Dark red with smooth speckled white skin and long uneven long arms…who am I? The Maori Octopus, of course! One of the largest and strongest octopus species found around New Zealand and Australia with the power to suffocate a dolphin! Read on to learn more Maori Octopus facts and everything there is to know about this amazing southern hemisphere ocean dweller.
The Maori Octopus (Macroctopus Maorum) is a real beefcake of the octopus world with long muscular arms of varying lengths, the front pair being the longest and broadest (up to 9.8 feet/3 meters).
It lives in shallow subtidal areas where it has its pick of what’s for dinner. The Maori Octopus would rather hunt around, opting for a nice juicy crustacean, scallop, or particular fish instead of eating the first thing that’s available.
You can usually recognize this octopuses rock lair by the scattered remains of crabs and mussel shells out front. A favorite snack of theirs is rock lobster, with fishermen often finding the Maori Octopus caught in their lobster pots.
7 Fun Facts About The Maori Octopus!
They WILL eat each other.
Cannibalism is a common behavior for many species of octopus in the order of large eating small— however, even small robust Maori Octopuses are known to attack and overpower larger octopus species if their habitats overlap.
🐙 Fun Fact 🐙
Marine Biologists believe that octopus cannibalism is driven by energy efficiency. Why spend time and effort biting and prying open a mussel when octopus meat is higher per gram in protein! Just common octopus sense right there.
However, male Maori Octopuses have learned this the hard way. When a female isn’t in the mood to mate, their failed attempts lead to them being dinner!
Have you heard of a dolphin named Gilligan?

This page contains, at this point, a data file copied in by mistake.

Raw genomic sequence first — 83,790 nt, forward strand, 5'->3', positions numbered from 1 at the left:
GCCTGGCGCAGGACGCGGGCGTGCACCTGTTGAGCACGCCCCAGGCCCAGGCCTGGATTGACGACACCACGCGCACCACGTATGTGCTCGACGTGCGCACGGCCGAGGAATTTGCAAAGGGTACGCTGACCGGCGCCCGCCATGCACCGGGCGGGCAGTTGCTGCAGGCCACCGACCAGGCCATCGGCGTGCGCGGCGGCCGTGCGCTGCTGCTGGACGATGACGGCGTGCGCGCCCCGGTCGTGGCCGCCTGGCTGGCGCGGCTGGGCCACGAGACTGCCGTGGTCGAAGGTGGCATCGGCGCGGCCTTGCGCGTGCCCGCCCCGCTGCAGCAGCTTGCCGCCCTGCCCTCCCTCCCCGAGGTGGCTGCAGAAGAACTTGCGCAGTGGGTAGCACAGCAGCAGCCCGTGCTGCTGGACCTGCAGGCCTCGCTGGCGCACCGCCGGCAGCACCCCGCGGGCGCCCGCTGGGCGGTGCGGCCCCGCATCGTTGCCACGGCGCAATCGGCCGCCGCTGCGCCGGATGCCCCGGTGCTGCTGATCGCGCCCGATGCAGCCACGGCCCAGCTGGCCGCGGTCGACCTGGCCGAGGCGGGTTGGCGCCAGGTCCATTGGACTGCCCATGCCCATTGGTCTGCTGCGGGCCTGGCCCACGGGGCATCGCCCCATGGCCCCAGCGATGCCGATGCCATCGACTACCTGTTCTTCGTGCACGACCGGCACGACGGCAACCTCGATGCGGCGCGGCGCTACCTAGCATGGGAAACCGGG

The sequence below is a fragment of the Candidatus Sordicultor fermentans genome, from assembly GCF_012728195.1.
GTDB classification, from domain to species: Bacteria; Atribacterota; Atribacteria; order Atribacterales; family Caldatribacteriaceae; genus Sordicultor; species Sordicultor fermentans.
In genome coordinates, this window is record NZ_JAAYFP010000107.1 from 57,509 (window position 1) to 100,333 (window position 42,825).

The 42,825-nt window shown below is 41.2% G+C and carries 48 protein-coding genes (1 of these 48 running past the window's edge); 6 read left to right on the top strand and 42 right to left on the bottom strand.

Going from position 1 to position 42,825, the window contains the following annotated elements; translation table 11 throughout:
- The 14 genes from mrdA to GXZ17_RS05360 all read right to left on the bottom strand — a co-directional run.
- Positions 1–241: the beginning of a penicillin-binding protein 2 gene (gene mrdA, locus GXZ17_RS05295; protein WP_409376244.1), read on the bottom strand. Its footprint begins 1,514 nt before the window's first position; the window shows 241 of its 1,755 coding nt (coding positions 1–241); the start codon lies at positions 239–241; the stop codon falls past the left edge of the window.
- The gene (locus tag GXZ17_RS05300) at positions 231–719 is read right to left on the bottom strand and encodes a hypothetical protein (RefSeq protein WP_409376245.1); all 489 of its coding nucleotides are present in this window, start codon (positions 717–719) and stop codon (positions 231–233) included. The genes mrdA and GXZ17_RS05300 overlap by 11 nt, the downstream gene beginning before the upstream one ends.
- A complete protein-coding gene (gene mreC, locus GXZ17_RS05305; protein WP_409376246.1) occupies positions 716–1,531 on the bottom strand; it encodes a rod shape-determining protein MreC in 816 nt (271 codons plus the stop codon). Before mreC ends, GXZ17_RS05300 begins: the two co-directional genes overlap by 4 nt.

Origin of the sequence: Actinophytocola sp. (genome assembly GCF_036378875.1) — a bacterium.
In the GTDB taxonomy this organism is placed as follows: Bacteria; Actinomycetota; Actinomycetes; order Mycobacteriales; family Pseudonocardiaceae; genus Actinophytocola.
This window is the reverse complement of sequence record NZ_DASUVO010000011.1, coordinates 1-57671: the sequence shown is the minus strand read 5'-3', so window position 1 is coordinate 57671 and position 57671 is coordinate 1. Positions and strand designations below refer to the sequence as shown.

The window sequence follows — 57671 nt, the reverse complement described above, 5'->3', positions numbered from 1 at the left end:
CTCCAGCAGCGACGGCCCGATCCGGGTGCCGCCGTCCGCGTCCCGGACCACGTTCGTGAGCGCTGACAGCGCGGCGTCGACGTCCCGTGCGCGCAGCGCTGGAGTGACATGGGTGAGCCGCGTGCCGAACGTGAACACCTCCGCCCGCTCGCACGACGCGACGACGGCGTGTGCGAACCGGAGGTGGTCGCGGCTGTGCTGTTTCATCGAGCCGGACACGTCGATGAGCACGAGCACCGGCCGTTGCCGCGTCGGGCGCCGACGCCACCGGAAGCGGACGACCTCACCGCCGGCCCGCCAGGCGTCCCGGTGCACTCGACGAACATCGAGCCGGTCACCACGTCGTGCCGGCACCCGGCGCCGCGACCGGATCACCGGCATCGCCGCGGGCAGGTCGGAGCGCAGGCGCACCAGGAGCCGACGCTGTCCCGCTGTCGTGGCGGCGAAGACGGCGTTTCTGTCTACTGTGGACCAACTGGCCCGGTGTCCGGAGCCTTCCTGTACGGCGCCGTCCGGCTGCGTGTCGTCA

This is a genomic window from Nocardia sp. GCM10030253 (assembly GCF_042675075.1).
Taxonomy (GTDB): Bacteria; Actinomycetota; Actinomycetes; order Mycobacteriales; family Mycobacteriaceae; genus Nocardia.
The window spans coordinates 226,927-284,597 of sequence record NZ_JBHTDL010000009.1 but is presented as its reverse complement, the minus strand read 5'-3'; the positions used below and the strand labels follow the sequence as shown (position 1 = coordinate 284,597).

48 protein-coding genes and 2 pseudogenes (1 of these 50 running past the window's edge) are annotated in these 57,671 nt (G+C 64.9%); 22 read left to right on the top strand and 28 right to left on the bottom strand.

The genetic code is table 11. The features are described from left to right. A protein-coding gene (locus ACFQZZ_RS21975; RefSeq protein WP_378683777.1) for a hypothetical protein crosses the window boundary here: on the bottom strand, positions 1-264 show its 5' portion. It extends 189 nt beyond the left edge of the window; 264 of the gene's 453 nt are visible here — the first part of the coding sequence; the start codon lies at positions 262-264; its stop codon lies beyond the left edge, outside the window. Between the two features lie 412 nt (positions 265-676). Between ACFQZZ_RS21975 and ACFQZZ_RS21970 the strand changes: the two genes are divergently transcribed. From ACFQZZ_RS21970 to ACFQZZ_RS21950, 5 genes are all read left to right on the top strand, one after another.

The next B-rated movie coming to a streaming service near you: Octo vs. Dolphin!
In 2012, an Indo-Pacific bottlenose dolphin, known as Gilligan to researchers in Australia, met its untimely demise when it attempted to snack on a Maori Octopus. The dolphin washed up on the beach with octopus arms hanging out of the side of its mouth.
🐙 Fun Fact 🐙
An autopsy of the dolphin found 7 (yes-SEVEN!) arms in the back of its throat with suckers gripping onto the walls, which eventually lead to the suffocation.
Talk about not going down without a fight!
Honestly, there don’t seem to be any real winners in this particular octopus vs. dolphin match.
The Maori Octopus shed skin on their suckers to improve their taste buds!
Out of all the Maori Octopus facts, this one has to be the coolest!
Just like our nails grow, and we groom them, the outer layer of skin on a Maori Octopus’s suckers grows and sheds.
We know octopuses use their suckers to:
- Grip onto prey items
- And, feel their way around a reef so they must be kept in tip top condition.
🐙 Fun Fact 🐙
To keep their suckers at peak sensory levels, the Maori Octopus swirls or rubs their suckers over their bodies helping to slowly peel away old skin. With their chemoreceptors fresh, when they do get ahold of a delicious rock lobster, they are sure to fully enjoy it!
They use WHAT to propel themselves?
An octopus’s siphon (also called a funnel) is a multi-purpose muscular appendage with all sorts of wondrous uses. It is located on the side of the mantle cavity and most importantly is how an octopus breathes!
When the Maori Octopus inhales, it uses its siphon to bring water into their mantle cavity where they flush water over their gills, extracting the oxygen, and then exhale the water out. Not only does it breathe through that opening, but it also:
- Disperses ink